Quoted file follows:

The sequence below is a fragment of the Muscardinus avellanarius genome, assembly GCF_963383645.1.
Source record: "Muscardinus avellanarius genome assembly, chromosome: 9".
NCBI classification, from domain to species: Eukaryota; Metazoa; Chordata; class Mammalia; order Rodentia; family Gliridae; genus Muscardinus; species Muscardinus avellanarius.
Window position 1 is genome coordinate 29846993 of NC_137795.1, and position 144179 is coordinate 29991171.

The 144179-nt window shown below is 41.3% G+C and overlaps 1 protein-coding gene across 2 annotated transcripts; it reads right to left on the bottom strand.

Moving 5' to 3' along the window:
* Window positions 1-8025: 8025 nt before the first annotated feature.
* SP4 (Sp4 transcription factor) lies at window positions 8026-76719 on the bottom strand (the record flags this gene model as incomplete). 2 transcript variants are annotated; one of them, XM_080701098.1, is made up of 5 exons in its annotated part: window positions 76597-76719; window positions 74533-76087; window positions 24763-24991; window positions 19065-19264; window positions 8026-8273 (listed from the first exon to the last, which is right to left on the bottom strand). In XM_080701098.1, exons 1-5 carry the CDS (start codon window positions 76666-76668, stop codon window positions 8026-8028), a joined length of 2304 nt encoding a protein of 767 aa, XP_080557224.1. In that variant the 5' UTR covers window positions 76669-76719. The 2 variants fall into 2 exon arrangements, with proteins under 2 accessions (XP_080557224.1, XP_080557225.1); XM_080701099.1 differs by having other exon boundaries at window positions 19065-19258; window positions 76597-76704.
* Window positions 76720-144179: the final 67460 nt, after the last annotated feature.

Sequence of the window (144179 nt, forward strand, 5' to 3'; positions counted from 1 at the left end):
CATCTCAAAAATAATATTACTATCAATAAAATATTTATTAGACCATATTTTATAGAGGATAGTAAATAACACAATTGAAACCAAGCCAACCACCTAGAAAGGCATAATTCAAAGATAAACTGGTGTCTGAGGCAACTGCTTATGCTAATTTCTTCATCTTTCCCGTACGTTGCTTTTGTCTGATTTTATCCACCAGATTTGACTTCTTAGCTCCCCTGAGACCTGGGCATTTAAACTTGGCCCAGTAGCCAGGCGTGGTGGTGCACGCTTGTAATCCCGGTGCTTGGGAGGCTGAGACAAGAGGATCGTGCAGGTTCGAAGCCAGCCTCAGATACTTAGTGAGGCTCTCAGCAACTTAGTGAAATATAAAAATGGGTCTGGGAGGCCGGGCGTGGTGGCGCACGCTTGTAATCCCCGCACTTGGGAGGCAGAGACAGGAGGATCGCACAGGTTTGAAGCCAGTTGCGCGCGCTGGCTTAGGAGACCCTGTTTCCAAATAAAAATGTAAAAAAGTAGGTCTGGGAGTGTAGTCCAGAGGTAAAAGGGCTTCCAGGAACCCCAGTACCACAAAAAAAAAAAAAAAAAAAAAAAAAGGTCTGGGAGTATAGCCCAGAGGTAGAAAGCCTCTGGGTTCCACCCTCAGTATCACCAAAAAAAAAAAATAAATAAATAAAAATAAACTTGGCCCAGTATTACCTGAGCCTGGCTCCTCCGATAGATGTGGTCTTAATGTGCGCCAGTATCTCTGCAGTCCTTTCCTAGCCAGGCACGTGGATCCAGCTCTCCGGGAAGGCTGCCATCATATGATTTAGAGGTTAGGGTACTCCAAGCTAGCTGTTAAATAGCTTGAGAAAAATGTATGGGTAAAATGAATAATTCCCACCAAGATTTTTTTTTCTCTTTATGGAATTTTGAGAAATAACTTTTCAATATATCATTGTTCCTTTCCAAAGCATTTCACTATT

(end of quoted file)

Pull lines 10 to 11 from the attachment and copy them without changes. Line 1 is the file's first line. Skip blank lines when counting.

Sequence of the window (144179 nt, forward strand, 5' to 3'; positions counted from 1 at the left end):
CATCTCAAAAATAATATTACTATCAATAAAATATTTATTAGACCATATTTTATAGAGGATAGTAAATAACACAATTGAAACCAAGCCAACCACCTAGAAAGGCATAATTCAAAGATAAACTGGTGTCTGAGGCAACTGCTTATGCTAATTTCTTCATCTTTCCCGTACGTTGCTTTTGTCTGATTTTATCCACCAGATTTGACTTCTTAGCTCCCCTGAGACCTGGGCATTTAAACTTGGCCCAGTAGCCAGGCGTGGTGGTGCACGCTTGTAATCCCGGTGCTTGGGAGGCTGAGACAAGAGGATCGTGCAGGTTCGAAGCCAGCCTCAGATACTTAGTGAGGCTCTCAGCAACTTAGTGAAATATAAAAATGGGTCTGGGAGGCCGGGCGTGGTGGCGCACGCTTGTAATCCCCGCACTTGGGAGGCAGAGACAGGAGGATCGCACAGGTTTGAAGCCAGTTGCGCGCGCTGGCTTAGGAGACCCTGTTTCCAAATAAAAATGTAAAAAAGTAGGTCTGGGAGTGTAGTCCAGAGGTAAAAGGGCTTCCAGGAACCCCAGTACCACAAAAAAAAAAAAAAAAAAAAAAAAAGGTCTGGGAGTATAGCCCAGAGGTAGAAAGCCTCTGGGTTCCACCCTCAGTATCACCAAAAAAAAAAAATAAATAAATAAAAATAAACTTGGCCCAGTATTACCTGAGCCTGGCTCCTCCGATAGATGTGGTCTTAATGTGCGCCAGTATCTCTGCAGTCCTTTCCTAGCCAGGCACGTGGATCCAGCTCTCCGGGAAGGCTGCCATCATATGATTTAGAGGTTAGGGTACTCCAAGCTAGCTGTTAAATAGCTTGAGAAAAATGTATGGGTAAAATGAATAATTCCCACCAAGATTTTTTTTTCTCTTTATGGAATTTTGAGAAATAACTTTTCAATATATCATTGTTCCTTTCCAAAGCATTTCACTATT